3D Printing with the F123 Series: Hardware, Software, and Materials

by Tate Brown

3D printing has hit mainstream. 80% of enterprises report that 3D printing is enabling them to innovate faster. 50% of those enterprises are actively using 3D printing in production, and 70% of those enterprises found new applications for 3D printing in the last year according to Forbes. Adopting 3D printing into your manufacturing process is now easier than ever because advanced engineering or manufacturing backgrounds aren’t required and getting up and running involves little to no training.

If you’ve ever dealt with 2D drawings, then you know that they can have errors from time to time or a missed dimension which can cause huge delays. A digital format, like a native CAD file such as SOLIDWORKS, is fantastic because you no longer need to spend time creating instructions for production; we can take the design straight from CAD, send it to the 3D printer, and get what we want.

Another advantage of 3D printing is that it’s lights-out on day one. “Lights-out” is a cnc-world term that means you’re operating unmanned. With industrial-grade reliability offered by the F123 Series 3D Printers from Stratasys, you’re able to send a model to the printer at the end of the day and arrive to a successful build in the morning.

Industrial-Grade vs. Hobby Level

material clog and print failWhy go industrial? If you’ve used a hobby level 3D printer and you’ve experienced a scenario similar to the image to the right, then you already know. Not only has a ton of material been wasted, but you’re out the time it takes to troubleshoot, fix, and reprint.

The main reliability issues we have with hobby level systems are:

  • Clogged extruders
  • Warped parts (mainly due to the way they cool and heat the material as it’s being printed out)
  • Stringing/oozing
  • Layer misalignment (i.e., the machine can’t keep consistent X&Y alignment as it prints from layer to layer resulting in a stepped surface in your end product).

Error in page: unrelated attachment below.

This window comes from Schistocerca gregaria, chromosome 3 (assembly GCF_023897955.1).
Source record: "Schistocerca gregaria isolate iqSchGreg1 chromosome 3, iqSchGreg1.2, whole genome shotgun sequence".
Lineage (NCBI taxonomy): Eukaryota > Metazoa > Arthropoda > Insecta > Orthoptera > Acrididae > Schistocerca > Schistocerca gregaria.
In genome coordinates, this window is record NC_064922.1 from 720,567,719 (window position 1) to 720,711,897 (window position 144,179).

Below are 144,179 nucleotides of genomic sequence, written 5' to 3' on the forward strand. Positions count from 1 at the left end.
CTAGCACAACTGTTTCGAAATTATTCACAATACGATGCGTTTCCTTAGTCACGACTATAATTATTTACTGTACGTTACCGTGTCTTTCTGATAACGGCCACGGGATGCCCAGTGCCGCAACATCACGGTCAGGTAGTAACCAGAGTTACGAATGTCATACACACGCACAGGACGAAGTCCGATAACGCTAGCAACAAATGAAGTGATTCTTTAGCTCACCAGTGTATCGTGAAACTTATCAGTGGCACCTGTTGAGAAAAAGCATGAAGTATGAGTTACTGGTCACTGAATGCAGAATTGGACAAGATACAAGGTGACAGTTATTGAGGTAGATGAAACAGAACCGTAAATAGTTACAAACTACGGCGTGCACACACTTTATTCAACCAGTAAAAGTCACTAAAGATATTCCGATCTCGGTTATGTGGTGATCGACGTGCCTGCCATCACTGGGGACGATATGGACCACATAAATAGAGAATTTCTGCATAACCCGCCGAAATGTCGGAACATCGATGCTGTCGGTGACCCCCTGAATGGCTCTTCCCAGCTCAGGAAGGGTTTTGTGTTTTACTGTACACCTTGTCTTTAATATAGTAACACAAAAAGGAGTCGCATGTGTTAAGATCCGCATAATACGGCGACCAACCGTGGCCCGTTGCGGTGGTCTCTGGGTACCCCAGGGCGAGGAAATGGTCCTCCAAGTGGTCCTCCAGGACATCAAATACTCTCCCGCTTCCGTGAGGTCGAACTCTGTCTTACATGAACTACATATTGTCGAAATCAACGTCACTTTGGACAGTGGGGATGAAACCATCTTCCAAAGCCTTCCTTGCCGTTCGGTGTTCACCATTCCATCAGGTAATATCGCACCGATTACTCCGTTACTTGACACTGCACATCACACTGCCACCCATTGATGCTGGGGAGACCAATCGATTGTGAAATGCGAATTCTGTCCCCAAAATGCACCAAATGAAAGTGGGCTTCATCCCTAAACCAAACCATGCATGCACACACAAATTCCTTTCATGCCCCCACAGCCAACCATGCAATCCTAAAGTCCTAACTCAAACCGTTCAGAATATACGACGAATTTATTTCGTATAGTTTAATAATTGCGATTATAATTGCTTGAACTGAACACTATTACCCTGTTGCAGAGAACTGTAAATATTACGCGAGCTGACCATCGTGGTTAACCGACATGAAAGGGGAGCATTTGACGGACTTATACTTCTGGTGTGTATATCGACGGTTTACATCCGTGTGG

Some of the major benefits of industrial-grade 3D printing are:

  • Higher production/more parts per hour
  • Increased speed to market
  • More iterations per design cycle
  • Reduction in the number of secondary processes
  • Better reliability

The Stratasys F123 Series 3D printers are office friendly, which promotes collaboration within your organization, are easy to use, and cost effective.

What 3D Printers are in the F123 Series?

The Stratasys F123 Series is composed of four FDM 3D printers:

  • F120
  • F170
  • F270
  • F370

Most 3D printers in the F123 Series operate with the same hardware and are quiet machines that plug into a standard 110v wall outlet.

The F120 has a thousand cubic inch build volume (10”x10”x10”) which makes it capable of building fairly large parts, and the finest resolution is .007” layer thickness. The F120 is a desktop system capable of printing ABS-M30 and ASA filament.

The F170 has the same build tray and volume as the F120, but you get the addition of a .005” layer thickness as well as the now-standard 60 cubic inch and 90 cubic inch spools which are contained within the system. The F170 includes the ability to print with FDM TPU 92A material (which is rubber-like and flexible) and PLA (which is cost effective).

The F270 has an increased build envelope of an additional 2” in the X and Z. The F270 also includes two additional material bays for model and support and can print with the same materials allowed with the F170.

The F370 is the flagship of this series in that it nearly doubles the build volume over the already generous F120, has four material bays (2X model and 2X support), and a wide range of material options. New to the F370 is the ABS ESD7 material which is an electrostatic dissipative material with ABS properties, and you also get the addition of PC-ABS, and the exclusive Diran 410MF07.

New F123 Series material specs

ABS-ESD7

ABS ESD7 materialABS-ESD7 material is an Electro-Static Dissipative ABS thermoplastic. Its properties are due to the infusion of carbon nanotubes into the base material making it static shock resistant. This material is a cost-effective alternative because it can, in many cases, replace metal and plated fixtures. This material has the same characteristics as ABS and it does not attract dust or fine particles, which is critical in some environments. This material works with soluble support, so you can print complex geometries with easy post-processing.